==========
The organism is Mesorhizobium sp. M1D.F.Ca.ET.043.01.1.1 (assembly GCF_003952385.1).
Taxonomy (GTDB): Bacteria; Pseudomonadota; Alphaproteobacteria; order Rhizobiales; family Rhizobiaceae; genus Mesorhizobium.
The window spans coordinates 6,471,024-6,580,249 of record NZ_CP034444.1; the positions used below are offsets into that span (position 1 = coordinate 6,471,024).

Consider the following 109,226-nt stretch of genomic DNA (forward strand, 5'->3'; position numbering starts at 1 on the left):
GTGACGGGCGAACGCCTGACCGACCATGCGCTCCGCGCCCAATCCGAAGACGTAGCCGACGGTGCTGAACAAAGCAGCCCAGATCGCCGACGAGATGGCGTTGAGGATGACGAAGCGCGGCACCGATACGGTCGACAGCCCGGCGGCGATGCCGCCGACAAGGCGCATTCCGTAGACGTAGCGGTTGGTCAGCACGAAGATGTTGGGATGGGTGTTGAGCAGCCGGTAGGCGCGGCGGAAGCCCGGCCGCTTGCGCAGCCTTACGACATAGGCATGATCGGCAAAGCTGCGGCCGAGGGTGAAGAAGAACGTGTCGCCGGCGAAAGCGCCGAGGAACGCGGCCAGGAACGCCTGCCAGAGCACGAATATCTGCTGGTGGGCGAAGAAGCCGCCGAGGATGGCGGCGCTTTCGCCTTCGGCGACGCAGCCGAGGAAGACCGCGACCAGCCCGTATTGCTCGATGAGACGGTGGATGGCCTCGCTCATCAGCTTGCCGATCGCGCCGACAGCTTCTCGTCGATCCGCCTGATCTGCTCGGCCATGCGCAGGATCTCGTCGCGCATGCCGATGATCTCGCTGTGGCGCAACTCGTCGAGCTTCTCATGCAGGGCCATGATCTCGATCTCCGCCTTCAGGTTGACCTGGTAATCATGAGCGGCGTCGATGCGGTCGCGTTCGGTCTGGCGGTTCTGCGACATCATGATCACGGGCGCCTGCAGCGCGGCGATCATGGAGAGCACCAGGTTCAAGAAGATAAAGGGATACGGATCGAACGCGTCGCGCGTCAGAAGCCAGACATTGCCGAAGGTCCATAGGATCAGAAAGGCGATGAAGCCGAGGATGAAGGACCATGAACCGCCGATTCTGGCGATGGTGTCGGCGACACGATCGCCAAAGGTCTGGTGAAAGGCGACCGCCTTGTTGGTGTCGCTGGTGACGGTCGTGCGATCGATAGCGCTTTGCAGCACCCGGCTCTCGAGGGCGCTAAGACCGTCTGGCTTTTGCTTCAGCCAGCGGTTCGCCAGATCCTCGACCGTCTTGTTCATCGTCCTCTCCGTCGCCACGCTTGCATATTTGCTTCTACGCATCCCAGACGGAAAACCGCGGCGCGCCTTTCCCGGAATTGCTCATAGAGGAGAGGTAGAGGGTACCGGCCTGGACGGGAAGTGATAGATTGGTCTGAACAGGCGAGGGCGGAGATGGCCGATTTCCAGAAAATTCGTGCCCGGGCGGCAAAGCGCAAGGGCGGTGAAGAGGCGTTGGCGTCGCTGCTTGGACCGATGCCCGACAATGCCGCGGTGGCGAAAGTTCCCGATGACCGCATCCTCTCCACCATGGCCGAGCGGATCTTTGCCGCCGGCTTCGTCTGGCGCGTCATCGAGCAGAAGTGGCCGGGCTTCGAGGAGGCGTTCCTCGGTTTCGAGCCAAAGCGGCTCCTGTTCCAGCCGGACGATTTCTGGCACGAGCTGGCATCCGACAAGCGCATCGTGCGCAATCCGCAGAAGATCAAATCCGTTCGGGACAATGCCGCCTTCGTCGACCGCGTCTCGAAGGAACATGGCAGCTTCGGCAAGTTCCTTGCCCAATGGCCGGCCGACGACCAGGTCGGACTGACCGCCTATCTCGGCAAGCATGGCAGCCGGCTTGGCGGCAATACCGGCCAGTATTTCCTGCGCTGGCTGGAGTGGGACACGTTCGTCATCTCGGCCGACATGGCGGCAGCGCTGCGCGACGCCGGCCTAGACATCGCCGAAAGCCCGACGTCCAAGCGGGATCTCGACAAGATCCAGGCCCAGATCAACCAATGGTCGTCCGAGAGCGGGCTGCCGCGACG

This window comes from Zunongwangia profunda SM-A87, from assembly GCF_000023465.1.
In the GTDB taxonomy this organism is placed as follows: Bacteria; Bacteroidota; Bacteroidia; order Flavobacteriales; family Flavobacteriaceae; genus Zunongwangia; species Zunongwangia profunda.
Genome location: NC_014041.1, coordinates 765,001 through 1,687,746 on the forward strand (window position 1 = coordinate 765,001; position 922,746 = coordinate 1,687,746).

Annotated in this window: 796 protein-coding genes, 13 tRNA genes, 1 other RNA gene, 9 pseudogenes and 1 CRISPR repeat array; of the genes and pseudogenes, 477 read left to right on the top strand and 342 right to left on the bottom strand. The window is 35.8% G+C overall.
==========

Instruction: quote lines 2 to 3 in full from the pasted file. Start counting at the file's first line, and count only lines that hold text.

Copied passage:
Taxonomy (GTDB): Bacteria; Pseudomonadota; Alphaproteobacteria; order Rhizobiales; family Rhizobiaceae; genus Mesorhizobium.
The window spans coordinates 6,471,024-6,580,249 of record NZ_CP034444.1; the positions used below are offsets into that span (position 1 = coordinate 6,471,024).